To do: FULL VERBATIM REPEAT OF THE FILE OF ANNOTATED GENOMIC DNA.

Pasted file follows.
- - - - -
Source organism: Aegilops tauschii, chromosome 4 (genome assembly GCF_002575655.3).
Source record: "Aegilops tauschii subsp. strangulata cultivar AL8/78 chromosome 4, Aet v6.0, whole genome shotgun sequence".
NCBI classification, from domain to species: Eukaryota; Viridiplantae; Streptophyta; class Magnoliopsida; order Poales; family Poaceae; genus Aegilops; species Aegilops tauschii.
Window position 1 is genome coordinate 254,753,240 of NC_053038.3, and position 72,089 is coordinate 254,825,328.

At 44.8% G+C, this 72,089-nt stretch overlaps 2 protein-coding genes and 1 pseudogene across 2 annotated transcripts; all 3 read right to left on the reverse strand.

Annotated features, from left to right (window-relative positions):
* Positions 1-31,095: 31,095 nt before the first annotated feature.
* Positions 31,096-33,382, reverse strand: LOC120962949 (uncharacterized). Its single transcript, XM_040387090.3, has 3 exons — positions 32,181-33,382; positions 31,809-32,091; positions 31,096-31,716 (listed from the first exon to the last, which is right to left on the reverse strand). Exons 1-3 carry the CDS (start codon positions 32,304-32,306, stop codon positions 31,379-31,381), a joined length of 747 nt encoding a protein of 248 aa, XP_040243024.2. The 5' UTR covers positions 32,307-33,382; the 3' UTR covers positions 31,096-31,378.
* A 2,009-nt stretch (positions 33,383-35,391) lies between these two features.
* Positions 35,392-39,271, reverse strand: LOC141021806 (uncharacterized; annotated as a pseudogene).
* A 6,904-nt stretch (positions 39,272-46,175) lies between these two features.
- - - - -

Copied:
Source organism: Aegilops tauschii, chromosome 4 (genome assembly GCF_002575655.3).
Source record: "Aegilops tauschii subsp. strangulata cultivar AL8/78 chromosome 4, Aet v6.0, whole genome shotgun sequence".
NCBI classification, from domain to species: Eukaryota; Viridiplantae; Streptophyta; class Magnoliopsida; order Poales; family Poaceae; genus Aegilops; species Aegilops tauschii.
Window position 1 is genome coordinate 254,753,240 of NC_053038.3, and position 72,089 is coordinate 254,825,328.

At 44.8% G+C, this 72,089-nt stretch overlaps 2 protein-coding genes and 1 pseudogene across 2 annotated transcripts; all 3 read right to left on the reverse strand.

Annotated features, from left to right (window-relative positions):
* Positions 1-31,095: 31,095 nt before the first annotated feature.
* Positions 31,096-33,382, reverse strand: LOC120962949 (uncharacterized). Its single transcript, XM_040387090.3, has 3 exons — positions 32,181-33,382; positions 31,809-32,091; positions 31,096-31,716 (listed from the first exon to the last, which is right to left on the reverse strand). Exons 1-3 carry the CDS (start codon positions 32,304-32,306, stop codon positions 31,379-31,381), a joined length of 747 nt encoding a protein of 248 aa, XP_040243024.2. The 5' UTR covers positions 32,307-33,382; the 3' UTR covers positions 31,096-31,378.
* A 2,009-nt stretch (positions 33,383-35,391) lies between these two features.
* Positions 35,392-39,271, reverse strand: LOC141021806 (uncharacterized; annotated as a pseudogene).
* A 6,904-nt stretch (positions 39,272-46,175) lies between these two features.